Mining Publication: Proceedings: New Technology for Ground Control in Multiple-seam Mining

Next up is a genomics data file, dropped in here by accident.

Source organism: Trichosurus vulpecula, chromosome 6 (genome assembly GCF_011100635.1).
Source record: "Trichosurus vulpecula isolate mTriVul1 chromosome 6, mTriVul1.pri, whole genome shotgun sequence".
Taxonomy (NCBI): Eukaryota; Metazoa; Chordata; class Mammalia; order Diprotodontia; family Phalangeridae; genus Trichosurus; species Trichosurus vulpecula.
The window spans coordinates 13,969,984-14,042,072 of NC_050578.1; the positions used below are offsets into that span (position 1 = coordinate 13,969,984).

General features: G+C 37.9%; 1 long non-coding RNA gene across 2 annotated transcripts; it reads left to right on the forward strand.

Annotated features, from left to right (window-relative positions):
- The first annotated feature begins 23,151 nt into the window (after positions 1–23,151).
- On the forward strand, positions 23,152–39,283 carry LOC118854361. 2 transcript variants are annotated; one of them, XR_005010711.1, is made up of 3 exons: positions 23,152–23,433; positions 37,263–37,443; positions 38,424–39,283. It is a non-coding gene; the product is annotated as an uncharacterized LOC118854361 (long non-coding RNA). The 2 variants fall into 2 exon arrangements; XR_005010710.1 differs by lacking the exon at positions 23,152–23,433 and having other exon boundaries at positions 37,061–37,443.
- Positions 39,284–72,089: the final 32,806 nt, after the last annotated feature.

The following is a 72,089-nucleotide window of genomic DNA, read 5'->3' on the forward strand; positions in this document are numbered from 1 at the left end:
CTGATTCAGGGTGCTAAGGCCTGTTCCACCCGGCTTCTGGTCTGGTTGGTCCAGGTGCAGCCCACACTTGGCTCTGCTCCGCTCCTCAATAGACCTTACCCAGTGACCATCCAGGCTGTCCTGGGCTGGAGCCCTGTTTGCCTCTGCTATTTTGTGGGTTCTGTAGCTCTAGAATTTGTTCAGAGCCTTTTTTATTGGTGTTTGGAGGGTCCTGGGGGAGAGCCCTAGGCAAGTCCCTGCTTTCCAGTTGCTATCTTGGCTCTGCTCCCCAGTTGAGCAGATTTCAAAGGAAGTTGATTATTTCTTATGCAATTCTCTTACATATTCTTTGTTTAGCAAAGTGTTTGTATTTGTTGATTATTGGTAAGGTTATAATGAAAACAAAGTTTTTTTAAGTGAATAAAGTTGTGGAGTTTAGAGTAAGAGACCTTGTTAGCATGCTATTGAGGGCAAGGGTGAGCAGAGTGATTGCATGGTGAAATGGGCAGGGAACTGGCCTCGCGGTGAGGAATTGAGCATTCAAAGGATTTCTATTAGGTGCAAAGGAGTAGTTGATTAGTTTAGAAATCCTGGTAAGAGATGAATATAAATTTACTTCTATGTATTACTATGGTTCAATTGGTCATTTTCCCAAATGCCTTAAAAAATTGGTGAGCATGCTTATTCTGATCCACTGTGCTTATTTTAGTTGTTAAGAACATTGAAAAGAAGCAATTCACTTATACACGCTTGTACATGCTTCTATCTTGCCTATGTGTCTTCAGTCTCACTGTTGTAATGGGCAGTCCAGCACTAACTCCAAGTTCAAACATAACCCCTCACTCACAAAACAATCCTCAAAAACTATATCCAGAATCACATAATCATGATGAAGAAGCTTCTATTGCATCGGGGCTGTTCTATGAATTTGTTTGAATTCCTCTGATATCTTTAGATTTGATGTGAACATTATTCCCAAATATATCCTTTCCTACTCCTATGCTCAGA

Multiple-seam interactions are a major ground control hazard in many U.S. underground coal mines. In some U.S. coalfields, particularly in central Appalachia and the West, the majority of today's mines are operating above and/or beneath previously mined seams. The effects of multiple-seam interactions can include roof falls, rib spalling, and floor heave. These can seriously disrupt mining operations and threaten the safety of miners. In early 2006, a West Virginia coal miner was killed by rib roll that occurred in a high-stress zone beneath a remnant structure in an overlying mine. Fortunately, not every multiple-seam situation results in hazardous conditions. Indeed, the vast majority do not. For the past several years, the National Institute for Occupational Safety and Health has been conducting research to develop better techniques for predicting the location and severity of multiple-seam interactions. During this investigation, more than 50 mines were visited across the U.S. coalfields. Nearly 300 case histories were collected and analyzed using multivariate statistical techniques. The study also employed the numerical model LaM2D to estimate the multiple-seam stress, the Analysis of Longwall Pillar Stability (ALPS) and the Analysis of Retreat Mining Pillar Stability (ARMPS) programs to determine pillar stability factors (SFs), and the Coal Mine Roof Rating to measure roof quality. The study focused on the two most common types of multiple-seam interactions: 1. Undermining, where stress concentrations caused by previous full extraction in an overlying seam is the main concern; and. 2. Overmining, where previous full extraction in an underlying seam can result in stress concentrations and rock damage from subsidence. The study confirmed that overmining is much more difficult than undermining, and isolated remnant pillars cause more problems than gob-solid boundaries. For the first time, however, it was possible to quantify these effects in terms of the equivalent thickness of interburden needed to compensate for them. The study also found that pillar design is a critical component of multiple-seam mine planning. Many of the failed cases involved pillars whose SF seemed inadequate once the multiple-seam stresses were accounted for. Weaker roof was also found to significantly increase the risk of multiple-seam interactions. The most important result of the study is an equation that predicts the critical thickness of the interburden required to minimize the likelihood of a multiple-seam interaction. This equation was incorporated into a step-by-step methodology that allows mine planners to evaluate each potential interaction and take steps to reduce the risk of ground control failure. Such measures could include installing cable bolts or other supplemental support, increasing the pillar size, or changing the mine layout to avoid the remnant structure entirely. These Proceedings also contain several previously published papers that cover other facets of multiple-seam mining research. Two papers describe the LaModel family of software developed by Professor Keith A. Heasley of West Virginia University. The LaModel programs were designed for calculating the stresses and displacements in coal mines or other thin, tabular seams in layered media. The original three-dimensional version of LaModel is essential for detailed analyses of complex multiple-seam scenarios. LaM2D, by contrast, implements a simplified two-dimensional model that is suitable for quick approximations of the multiple-seam stresses and strains. Three additional papers in these Proceedings describe the extensive multiple-seam experience of the Harris Mine, examples of extreme multiple-seam mining from the central Appalachian coalfields, and longwall mine experiences in Pennsylvania, West Virginia, and Utah. The final paper reports on a numerical modeling study that provided some insight into the mechanics of multiple-seam mining.